Every parent wants to give their children the best education and opportunities in life. As the Tween brain develops and matures, we must alter our teaching strategies and the way they receive information for a child’s brain development. It’s also critical to equip them with soft skills that are beyond the traditional scope of our school systems.
What is a Tween?
A tween is a young person who is at a stage of development that is between childhood and adolescence. Tweens are also referred to as pre-teen or preadolescence. The age range for this group is typically 9-13 years old but can vary based on each person’s physical development and personal maturity. The transition from tween to adolescence is usually defined by the beginning of puberty.
The Life of a Tween
During the tween years, each person faces many challenges and new experiences. From a social aspect, tweens are typically starting to build bonds with their peers and social pressures begin to take form influencing their actions. When a Tween brain develops, A child who was once oblivious to the perceptions of others is beginning to become more self-aware. During this stage, parents may notice new behaviors such as talking back, arguing, moodiness, and frustration. The normal methods of discipline may no longer work. Parents need to understand how to recognize what their child is going through and adjust how they engage with their children.
Tween Brain Development
It’s critical to understand children and their brain development through this period. The brain itself goes through two major spurts in the development of gray matter. Gray matter is responsible for the processing of information in the brain. The first happens from development in the womb to 18 months old. The second growth period happens in early adolescence.
With these changes in the brain, parents need to understand that tweens will absorb and process information differently from those with fully developed brains. There are three main ways that humans learn – experiences, symbolic learning, and abstract learning.A child
- Experiences – Tangible activities that humans experience through sight, hearing, touch, and smell.
- Symbolic Learning – Learning through imagery and symbolism allows the brain to draw from information previously experienced.
- Abstract Learning – Learning through thought without prior knowledge or experiences.
A fully developed brain will be able to learn using all three of these methods. Since abstract learning isn’t developed until late adolescence, tweens will be most successful learning through experiences and symbolism. Also, since the brain ignores the vast majority of the information it receives information that is relevant, meaningful, or causes an emotional response will have the highest success of being processed.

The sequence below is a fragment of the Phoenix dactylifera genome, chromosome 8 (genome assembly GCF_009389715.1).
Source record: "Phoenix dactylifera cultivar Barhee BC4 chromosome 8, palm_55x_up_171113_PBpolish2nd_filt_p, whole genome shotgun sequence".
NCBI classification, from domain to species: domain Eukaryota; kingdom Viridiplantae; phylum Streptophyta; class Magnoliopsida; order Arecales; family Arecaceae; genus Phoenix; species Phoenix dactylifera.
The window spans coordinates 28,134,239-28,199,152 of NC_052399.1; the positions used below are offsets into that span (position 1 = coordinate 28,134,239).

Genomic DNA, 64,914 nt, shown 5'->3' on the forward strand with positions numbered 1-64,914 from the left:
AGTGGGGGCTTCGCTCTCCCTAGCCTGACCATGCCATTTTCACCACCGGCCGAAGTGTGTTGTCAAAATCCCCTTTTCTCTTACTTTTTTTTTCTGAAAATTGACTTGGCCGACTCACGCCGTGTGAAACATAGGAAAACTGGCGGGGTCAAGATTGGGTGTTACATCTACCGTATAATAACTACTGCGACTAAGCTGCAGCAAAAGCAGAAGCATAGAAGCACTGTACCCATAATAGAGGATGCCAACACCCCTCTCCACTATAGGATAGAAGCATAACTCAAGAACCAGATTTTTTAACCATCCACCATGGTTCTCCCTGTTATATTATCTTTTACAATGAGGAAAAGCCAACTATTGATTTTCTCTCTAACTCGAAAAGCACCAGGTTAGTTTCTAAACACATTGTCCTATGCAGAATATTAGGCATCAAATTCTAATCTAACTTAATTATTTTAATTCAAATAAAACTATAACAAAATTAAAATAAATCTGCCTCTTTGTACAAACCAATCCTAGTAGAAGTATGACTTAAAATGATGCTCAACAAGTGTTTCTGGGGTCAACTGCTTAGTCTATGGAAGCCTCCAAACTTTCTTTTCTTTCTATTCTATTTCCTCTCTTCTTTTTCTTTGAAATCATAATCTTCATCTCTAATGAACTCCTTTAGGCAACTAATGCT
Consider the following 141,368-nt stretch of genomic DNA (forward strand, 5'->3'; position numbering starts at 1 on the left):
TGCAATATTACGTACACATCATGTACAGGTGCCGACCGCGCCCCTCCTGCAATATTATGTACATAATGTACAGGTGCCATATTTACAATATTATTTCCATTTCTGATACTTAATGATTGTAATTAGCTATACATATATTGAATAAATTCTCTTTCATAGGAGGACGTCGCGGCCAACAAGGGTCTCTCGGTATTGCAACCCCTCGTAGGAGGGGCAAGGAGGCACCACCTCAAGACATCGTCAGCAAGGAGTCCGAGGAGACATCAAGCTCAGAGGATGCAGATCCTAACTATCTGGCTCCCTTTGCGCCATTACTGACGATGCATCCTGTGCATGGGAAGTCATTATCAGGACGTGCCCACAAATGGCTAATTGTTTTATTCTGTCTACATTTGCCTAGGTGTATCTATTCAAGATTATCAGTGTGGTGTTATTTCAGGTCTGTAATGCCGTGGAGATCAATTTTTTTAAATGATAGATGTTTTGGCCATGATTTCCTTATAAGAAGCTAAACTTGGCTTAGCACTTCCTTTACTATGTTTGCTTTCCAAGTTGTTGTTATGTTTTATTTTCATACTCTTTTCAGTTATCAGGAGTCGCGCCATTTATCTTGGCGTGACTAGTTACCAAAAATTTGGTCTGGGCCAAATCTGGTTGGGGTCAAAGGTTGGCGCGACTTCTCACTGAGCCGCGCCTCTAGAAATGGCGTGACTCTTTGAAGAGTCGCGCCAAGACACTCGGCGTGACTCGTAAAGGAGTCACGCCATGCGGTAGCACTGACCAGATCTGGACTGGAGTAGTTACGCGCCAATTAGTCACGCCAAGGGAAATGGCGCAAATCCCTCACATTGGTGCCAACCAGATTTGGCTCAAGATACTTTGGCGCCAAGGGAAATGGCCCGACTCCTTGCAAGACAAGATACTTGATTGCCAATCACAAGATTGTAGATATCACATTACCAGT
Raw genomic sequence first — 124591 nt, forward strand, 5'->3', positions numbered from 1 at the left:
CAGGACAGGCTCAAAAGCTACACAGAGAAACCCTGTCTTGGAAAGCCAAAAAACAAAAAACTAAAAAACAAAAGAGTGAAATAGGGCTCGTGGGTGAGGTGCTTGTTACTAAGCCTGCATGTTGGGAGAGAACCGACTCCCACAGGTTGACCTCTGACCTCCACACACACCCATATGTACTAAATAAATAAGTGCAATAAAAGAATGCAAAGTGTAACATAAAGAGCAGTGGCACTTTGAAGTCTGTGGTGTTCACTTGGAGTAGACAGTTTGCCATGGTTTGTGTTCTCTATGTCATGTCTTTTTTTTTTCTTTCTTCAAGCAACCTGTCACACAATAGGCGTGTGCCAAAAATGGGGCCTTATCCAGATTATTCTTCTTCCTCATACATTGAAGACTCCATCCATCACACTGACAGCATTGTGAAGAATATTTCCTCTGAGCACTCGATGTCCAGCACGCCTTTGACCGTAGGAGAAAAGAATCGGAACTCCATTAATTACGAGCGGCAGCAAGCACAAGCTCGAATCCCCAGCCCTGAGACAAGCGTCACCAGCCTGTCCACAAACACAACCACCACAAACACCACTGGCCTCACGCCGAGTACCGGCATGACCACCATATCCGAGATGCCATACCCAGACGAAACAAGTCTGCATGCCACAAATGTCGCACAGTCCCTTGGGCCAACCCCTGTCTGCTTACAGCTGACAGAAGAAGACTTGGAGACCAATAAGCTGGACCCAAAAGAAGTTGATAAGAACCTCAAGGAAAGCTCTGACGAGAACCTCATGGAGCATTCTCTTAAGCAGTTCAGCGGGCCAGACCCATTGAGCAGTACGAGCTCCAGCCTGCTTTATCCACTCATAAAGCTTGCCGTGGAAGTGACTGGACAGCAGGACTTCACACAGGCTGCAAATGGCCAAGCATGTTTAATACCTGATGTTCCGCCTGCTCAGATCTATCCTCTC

Methods for Teaching Tweens
Because tweens process information differently, the learning process should also be tailored to their needs. Fortunately, some proven methods show strong results in helping tweens absorb, retain, and recall information.
Association – Because tweens can learn through symbolism, drawing connections between the information they are learning and information they already know can increase the chances of being absorbed.
Emotion – Any opportunity to make learning an emotional experience will improve retention. Strategies such as storytelling can be a great way to elicit emotions while conveying information. Keep in mind that this can also have an equally negative effect if the emotions are negative, such as pressuring a shy student to speak in front of the class.
Social Interaction – The human brain has thrived in social environments for thousands of years. Teaching methods that involve role-playing or other social “games” work well for tweens.
Recalling Information – Asking students to clarify information through carefully asked questions can have a lasting impact because it exercises their brains to recall and analyze the information they are being taught. This also gives teachers the feedback they need to understand if the students are absorbing what is being taught.
Early Focus on Tween Education and Brain Development
The tween years are extremely formative. With emotions, hormones, and brain development in constant flux, parents need to make sure that their children are receiving the best opportunities to develop and learn. An earlier focus placed on education will give your child an advantage.
That’s where ClasShare can help. Our unique learning system is geared toward providing your tween with skill-based education that is tailored to their individual needs. In addition to our approach, we focus on skills that are not typically taught in a traditional classroom. The world is rapidly changing and soft skills such as communication, problem solving, leadership, and critical thinking are becoming more critical.
To view our courses for Tweens, visit the Courses page.